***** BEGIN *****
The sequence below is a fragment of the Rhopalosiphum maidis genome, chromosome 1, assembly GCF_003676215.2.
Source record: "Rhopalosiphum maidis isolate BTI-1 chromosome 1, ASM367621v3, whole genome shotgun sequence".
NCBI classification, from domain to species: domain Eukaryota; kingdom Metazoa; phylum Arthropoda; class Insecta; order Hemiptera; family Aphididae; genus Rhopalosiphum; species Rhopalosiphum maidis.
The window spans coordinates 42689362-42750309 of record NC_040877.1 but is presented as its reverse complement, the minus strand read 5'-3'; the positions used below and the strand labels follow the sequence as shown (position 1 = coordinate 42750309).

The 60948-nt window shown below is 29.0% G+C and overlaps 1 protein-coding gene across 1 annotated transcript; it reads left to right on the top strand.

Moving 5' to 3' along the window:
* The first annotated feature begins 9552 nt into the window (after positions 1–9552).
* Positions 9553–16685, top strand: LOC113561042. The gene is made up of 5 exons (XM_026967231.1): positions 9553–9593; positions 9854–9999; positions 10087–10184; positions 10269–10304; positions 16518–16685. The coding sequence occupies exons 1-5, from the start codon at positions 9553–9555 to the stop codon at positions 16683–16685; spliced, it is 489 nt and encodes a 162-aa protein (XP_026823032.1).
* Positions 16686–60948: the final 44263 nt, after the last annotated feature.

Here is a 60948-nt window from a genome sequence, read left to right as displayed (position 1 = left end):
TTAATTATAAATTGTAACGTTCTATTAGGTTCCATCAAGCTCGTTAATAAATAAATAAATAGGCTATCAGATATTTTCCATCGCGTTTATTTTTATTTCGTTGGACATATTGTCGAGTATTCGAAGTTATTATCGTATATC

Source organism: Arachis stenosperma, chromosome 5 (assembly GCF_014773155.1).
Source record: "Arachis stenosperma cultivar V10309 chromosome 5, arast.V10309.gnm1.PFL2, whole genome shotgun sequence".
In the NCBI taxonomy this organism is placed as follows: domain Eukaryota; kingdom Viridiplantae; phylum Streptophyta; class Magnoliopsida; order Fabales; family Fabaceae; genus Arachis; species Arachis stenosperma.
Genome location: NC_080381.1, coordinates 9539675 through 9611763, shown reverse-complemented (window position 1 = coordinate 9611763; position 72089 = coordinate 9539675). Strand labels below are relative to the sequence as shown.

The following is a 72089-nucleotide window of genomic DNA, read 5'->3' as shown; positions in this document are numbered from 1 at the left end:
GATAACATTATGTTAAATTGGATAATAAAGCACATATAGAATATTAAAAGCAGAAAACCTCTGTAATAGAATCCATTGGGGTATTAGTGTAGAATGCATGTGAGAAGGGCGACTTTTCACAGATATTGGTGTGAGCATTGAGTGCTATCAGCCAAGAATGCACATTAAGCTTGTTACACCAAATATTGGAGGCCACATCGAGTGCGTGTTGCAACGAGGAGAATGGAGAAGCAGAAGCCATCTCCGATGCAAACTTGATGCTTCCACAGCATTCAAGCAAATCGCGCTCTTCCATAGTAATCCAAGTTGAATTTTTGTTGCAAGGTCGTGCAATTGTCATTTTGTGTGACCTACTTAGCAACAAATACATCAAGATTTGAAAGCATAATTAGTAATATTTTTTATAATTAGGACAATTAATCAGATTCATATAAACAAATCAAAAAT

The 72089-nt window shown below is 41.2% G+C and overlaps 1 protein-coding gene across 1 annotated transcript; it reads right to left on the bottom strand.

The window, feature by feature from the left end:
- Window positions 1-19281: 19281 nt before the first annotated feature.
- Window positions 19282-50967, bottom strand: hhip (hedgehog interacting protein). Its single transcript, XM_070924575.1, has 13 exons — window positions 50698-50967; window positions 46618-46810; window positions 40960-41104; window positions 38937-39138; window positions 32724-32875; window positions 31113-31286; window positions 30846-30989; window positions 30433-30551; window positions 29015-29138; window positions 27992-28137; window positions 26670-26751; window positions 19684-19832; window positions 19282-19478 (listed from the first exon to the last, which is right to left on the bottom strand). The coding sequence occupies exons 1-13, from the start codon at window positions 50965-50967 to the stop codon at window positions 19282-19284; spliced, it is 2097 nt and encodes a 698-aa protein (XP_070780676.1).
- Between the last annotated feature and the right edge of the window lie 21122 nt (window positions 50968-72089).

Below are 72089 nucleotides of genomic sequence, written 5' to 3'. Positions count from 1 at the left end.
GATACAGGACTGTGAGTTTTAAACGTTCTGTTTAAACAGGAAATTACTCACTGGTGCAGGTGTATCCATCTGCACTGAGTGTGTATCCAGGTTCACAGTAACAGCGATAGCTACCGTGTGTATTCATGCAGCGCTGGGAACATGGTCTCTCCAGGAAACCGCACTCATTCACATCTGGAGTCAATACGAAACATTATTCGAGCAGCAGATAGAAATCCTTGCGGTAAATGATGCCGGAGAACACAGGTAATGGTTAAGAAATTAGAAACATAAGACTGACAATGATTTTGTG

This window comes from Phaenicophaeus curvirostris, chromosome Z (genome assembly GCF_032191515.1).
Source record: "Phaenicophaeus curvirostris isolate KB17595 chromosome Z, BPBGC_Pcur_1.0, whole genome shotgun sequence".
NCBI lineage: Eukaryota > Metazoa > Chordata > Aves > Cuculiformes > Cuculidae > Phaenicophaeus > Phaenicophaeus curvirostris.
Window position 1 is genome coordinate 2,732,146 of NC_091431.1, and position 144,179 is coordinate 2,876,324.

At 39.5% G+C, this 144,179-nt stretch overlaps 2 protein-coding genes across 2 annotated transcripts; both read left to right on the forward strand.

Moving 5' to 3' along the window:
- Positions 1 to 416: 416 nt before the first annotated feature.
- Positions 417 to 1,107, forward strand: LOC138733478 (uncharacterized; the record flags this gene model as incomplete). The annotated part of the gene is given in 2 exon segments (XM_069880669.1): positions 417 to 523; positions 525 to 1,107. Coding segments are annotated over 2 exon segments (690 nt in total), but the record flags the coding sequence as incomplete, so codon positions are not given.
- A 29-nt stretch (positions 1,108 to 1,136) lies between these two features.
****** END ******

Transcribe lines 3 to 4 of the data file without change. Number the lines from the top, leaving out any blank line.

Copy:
NCBI classification, from domain to species: domain Eukaryota; kingdom Metazoa; phylum Arthropoda; class Insecta; order Hemiptera; family Aphididae; genus Rhopalosiphum; species Rhopalosiphum maidis.
The window spans coordinates 42689362-42750309 of record NC_040877.1 but is presented as its reverse complement, the minus strand read 5'-3'; the positions used below and the strand labels follow the sequence as shown (position 1 = coordinate 42750309).